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VMB-433 Squadron Insignia

Marine Bombing Squadron Four Thirty-Three



The following collection of personal memories was submitted by squadron members.  This collection describes events in various locations while the contributors were serving with Marine Bombing Squadron Four Thirty-Three.

My Tour with VMB-433: In September of 1944, I was trained as a radio-radar operator prior to going overseas.  I traveled by boat and arrived on Emirau in January of 1945 and was assigned to a VMB-433 flight crew headed by Lieutenant Colonel Miller and Captain Fialcowitz.  Later, I was reassigned to the Major Whitney and First Lieutenant Weidenkeller's crew. 

After several missions, I visited Sydney, Australia, in July of 1945 for rest leave.  In late July, I was assigned to a crew to fly to Hilo, Hawaii, and pick up a new plane.  During this trip, Japan surrendered. Prior to the surrender, VMB-433 moved from Emirau to the Philippines.  As a result, I joined the unit in Malabang.  From there, I was given orders to return to the United States by boat and arrived in San Diego in December, one day before my 21st birthday, and was given leave.  At the end of December, Mary and I were married. After my leave, I returned to San Diego, was awarded an Air Medal and given discharge papers.  Contributed by Charles W. Noble

Sergeant Major Eaton K. GoldthwaiteEaton K. GoldthwaiteTop Sergeant:  My first encounter with Sergeant Major Goldthwaite was in the late summer of 1943.  He was an "old" man of 36 and I was a 21 year old Second Lieutenant fresh out of Pensacola wearing shining gold bars and Navy wings.  In those days, Marine Corps pilots were transfers from the Naval Cadet Program and I had not worn a Marine Corps uniform until graduation from flight school.  About all I knew about the Marine Corps was what I had seen in the movies... and in the movies, everyone jumped when a sergeant spoke! 

Upon reporting to the Marine Corps Air Station at Cherry Point, I was assigned to the newly formed Marine Bombing Squadron 433.  When I walked into the squadron office and handed my orders to a huge man with six stripes, my knees were shaking as I stood in awe before this rugged Marine.  When he called me "Sir," I actually turned around to see who he was speaking to.  Even though his words came out like thunder, he was polite, gentle, and soft-spoken.  That "tough" Marine was Sergeant Major Goldthwaite and I was sure he was ten feet tall!  For the next two years, we were both assigned to the same Squadron and my respect for him never waned.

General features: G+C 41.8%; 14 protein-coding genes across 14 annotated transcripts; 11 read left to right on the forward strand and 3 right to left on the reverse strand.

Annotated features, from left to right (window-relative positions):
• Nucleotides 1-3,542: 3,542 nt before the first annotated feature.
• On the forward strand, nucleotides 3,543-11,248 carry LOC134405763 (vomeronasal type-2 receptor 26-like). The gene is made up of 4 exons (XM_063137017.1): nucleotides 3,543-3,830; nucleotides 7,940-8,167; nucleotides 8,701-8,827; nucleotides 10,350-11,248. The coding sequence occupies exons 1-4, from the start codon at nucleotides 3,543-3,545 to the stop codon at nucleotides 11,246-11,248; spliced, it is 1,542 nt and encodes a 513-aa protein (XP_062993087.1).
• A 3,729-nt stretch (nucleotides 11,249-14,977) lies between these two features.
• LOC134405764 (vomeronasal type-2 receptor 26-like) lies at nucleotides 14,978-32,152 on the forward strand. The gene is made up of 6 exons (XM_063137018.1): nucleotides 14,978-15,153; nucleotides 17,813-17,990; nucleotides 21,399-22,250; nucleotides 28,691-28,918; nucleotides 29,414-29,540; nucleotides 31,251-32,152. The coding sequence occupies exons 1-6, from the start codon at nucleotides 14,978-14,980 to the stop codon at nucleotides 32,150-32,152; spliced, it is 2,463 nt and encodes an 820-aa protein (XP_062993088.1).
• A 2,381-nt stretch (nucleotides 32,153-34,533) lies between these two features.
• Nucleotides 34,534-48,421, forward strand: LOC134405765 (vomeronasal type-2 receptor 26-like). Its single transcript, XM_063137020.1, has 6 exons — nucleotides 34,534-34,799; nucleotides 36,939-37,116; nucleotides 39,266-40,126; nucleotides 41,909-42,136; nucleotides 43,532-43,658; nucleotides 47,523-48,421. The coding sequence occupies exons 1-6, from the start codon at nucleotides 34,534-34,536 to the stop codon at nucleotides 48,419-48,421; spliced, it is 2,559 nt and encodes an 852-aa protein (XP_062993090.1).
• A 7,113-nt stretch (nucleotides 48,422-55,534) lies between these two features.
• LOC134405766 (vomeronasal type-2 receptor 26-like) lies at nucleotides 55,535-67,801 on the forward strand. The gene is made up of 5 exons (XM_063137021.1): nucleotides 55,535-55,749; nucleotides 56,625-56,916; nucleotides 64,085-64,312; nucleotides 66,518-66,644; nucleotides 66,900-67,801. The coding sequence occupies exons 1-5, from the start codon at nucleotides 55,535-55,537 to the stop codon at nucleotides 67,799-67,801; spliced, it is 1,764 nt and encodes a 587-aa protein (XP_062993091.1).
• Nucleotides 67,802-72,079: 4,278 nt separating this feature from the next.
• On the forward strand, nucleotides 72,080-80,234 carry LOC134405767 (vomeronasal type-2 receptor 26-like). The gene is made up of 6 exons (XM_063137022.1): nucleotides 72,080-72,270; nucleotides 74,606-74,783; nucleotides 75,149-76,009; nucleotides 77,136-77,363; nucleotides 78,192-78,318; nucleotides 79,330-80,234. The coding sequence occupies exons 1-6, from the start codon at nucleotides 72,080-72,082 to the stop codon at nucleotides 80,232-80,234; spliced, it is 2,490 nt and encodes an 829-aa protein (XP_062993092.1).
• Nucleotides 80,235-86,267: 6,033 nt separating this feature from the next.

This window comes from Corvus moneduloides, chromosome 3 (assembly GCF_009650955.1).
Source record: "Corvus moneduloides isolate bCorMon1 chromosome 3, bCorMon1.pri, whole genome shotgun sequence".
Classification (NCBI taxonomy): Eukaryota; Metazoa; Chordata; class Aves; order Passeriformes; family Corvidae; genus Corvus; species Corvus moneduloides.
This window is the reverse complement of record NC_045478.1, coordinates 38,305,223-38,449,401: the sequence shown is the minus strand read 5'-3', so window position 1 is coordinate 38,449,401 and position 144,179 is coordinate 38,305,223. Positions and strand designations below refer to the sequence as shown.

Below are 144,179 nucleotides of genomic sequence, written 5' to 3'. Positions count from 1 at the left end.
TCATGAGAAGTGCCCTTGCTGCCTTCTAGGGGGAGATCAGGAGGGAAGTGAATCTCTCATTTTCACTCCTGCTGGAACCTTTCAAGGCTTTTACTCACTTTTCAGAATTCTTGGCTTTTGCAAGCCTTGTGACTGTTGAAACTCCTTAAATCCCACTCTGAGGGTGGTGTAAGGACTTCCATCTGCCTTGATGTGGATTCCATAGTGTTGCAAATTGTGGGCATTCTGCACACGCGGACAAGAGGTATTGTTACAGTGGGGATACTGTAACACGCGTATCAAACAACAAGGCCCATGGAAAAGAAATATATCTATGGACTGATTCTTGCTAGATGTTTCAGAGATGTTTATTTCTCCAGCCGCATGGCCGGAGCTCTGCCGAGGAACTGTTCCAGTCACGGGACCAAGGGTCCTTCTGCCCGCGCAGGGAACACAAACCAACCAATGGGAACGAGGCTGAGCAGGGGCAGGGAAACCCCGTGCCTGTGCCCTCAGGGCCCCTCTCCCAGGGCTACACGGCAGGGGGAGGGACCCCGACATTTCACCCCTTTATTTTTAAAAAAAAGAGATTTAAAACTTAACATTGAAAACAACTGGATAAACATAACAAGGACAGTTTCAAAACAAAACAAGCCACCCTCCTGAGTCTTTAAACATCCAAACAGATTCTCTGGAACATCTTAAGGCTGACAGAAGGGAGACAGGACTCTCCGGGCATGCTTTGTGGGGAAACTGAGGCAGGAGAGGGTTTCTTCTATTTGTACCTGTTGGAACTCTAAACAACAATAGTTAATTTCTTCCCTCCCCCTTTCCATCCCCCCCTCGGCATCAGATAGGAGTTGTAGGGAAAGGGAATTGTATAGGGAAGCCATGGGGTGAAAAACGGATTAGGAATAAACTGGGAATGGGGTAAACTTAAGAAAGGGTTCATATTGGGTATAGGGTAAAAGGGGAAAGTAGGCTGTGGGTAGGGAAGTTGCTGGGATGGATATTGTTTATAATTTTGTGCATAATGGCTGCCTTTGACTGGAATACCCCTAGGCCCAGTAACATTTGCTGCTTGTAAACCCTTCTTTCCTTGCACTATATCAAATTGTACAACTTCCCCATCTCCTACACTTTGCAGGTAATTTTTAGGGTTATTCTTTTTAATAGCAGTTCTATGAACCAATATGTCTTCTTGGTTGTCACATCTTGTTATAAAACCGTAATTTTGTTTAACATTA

At the end of World War II, we went our separate ways and I did not see or hear of Goldthwaite until almost 45 years later.  It was then that we became friends.  After all those years it was a shock to find out that our First Sergeant was not a huge man, but 5 foot, 10 inches.  He was not a career Marine as I assumed but enlisted in the Corps as the war started.  Because of his age, 35 at the time, he was told he would never be assigned to an operating unit but would be on permanent stateside guard duty with no chance for promotion.  Being a real patriot, he accepted that fate and was shipped off to Parris Island.  Later, he was assigned to a guard detachment at an east coast installation. 

Unknown to his superiors, Goldthwaite had been a newspaper reporter prior to the War.  When off duty, he continued with his primary interest—writing.  His Commanding Officer soon learned that he could operate a typewriter, a rare talent in those days, and he was promoted and assigned to the company office.  Soon, higher ranking officers learned of his talents and his promotions continued.  In only a few months out of Parris Island, he became a Sergeant Major and was transferred to our combat squadron at Cherry Point.